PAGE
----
The National Institute for Health and Care Excellence has published new guidance calling on healthcare professionals to ask adults in the final days of life about their religious or spiritual beliefs:
“Care at the end of life should be responsive to the personal needs and preferences of the person who is dying. Discussions with the person can identify any existing expressed preferences for care, such as advance care plans, and explore their goals and wishes, preferred care setting, current and anticipated care needs and any cultural, religious or social preferences.”
The accompanying press statement argues that “knowing if someone holds a religious belief can be important for providing the care they desire. For example, someone who is Catholic may wish to receive the last prayers and ministrations”.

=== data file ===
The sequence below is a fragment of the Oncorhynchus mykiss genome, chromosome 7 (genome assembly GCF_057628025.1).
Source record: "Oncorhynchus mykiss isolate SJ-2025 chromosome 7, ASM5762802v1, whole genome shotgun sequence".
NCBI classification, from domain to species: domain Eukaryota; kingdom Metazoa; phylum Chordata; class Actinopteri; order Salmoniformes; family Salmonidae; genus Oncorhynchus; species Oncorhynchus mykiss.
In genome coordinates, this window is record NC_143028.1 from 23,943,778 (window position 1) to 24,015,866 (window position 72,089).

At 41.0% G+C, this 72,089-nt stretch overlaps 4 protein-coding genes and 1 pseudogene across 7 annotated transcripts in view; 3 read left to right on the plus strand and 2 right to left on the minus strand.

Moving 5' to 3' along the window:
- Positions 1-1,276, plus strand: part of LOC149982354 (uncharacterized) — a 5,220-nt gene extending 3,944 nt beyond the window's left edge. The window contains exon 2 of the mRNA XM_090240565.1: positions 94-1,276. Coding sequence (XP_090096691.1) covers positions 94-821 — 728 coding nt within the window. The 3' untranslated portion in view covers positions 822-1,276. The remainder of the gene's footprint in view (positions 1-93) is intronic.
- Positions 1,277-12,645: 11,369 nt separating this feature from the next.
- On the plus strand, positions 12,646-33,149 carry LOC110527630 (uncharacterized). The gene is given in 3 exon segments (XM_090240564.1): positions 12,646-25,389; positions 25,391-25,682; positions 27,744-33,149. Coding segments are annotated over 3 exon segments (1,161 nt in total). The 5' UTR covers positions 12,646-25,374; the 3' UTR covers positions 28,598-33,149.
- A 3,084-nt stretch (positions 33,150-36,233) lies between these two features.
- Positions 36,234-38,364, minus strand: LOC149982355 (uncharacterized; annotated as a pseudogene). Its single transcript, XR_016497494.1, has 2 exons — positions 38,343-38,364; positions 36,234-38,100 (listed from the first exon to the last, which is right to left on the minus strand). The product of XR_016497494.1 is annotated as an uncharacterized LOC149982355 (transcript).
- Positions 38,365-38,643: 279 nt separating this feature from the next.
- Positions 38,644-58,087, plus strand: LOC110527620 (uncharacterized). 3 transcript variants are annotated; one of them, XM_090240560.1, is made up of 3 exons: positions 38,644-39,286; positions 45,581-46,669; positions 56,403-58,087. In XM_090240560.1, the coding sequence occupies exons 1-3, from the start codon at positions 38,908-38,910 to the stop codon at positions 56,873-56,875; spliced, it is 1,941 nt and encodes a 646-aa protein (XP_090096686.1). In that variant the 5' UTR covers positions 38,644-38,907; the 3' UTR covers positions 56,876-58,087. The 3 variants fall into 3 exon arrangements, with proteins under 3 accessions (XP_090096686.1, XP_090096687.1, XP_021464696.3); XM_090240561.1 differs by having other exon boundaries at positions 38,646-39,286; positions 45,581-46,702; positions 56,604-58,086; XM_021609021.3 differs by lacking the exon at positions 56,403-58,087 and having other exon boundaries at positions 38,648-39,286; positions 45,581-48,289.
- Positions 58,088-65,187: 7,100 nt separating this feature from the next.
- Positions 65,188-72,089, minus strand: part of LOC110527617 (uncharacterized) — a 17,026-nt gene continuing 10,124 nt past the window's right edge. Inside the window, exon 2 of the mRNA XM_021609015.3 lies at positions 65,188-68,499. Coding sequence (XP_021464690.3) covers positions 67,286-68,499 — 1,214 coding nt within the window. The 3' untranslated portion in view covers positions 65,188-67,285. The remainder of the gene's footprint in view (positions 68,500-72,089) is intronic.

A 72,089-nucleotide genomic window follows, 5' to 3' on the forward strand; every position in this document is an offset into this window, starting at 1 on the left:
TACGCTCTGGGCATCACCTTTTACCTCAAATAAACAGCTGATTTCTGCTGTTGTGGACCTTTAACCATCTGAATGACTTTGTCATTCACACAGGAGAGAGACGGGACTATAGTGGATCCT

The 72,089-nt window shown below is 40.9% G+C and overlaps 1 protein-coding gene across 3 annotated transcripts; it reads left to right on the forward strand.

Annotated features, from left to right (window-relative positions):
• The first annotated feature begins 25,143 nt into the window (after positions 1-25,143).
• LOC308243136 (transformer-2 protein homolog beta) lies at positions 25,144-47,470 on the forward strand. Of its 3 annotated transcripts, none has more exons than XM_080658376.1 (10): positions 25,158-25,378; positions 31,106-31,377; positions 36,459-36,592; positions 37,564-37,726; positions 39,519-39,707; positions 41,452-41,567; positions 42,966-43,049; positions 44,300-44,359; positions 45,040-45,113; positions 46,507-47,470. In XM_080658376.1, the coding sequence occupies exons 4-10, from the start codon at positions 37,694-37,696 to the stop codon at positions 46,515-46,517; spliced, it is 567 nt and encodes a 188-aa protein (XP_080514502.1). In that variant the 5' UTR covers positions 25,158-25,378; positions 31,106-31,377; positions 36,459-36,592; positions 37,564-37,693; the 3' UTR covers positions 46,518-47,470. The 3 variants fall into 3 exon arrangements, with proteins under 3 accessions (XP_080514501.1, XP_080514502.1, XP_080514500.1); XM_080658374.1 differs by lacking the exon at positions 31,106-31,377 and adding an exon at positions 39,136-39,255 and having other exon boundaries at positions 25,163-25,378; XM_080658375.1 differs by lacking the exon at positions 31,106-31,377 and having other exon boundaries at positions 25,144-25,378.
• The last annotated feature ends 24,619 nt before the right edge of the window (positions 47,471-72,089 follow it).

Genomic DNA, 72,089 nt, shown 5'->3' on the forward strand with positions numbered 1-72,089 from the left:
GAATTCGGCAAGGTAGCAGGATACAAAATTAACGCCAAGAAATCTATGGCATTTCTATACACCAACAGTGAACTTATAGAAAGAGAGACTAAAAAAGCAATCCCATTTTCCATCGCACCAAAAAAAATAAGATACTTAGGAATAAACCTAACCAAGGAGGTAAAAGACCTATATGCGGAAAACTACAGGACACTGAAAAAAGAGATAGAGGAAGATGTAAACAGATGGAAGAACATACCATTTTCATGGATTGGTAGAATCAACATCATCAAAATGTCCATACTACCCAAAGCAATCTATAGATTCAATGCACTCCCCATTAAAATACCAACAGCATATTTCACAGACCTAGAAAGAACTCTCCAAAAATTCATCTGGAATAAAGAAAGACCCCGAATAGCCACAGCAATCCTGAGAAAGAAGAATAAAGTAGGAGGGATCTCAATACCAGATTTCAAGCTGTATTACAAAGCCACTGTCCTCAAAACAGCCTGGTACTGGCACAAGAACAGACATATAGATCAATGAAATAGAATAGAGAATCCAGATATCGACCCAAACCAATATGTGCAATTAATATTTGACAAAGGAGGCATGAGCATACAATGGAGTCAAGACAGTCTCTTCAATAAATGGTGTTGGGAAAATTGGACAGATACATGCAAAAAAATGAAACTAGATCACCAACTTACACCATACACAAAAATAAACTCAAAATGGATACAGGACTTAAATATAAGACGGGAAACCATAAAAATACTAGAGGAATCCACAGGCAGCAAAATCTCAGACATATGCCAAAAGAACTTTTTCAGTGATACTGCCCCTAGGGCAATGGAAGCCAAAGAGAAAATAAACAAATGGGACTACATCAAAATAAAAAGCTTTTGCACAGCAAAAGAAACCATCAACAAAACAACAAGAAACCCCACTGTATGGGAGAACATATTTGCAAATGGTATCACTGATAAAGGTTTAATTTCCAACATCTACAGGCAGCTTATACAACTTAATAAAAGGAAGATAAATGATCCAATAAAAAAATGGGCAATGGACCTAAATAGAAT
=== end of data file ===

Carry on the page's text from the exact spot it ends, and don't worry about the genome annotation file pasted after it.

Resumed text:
Sam Ahmedzai, Emeritus Professor of Palliative Medicine at the University of Sheffield and a specialist member of the NICE quality standard committee said:
“Control of pain and other distressing symptoms is very important for dying people, but good end of life care goes far beyond that. It includes asking about the dying person’s spiritual, cultural, religious and social preferences. Only by attending to these issues and concerns can we deliver truly individualised care for each person and those important to them.”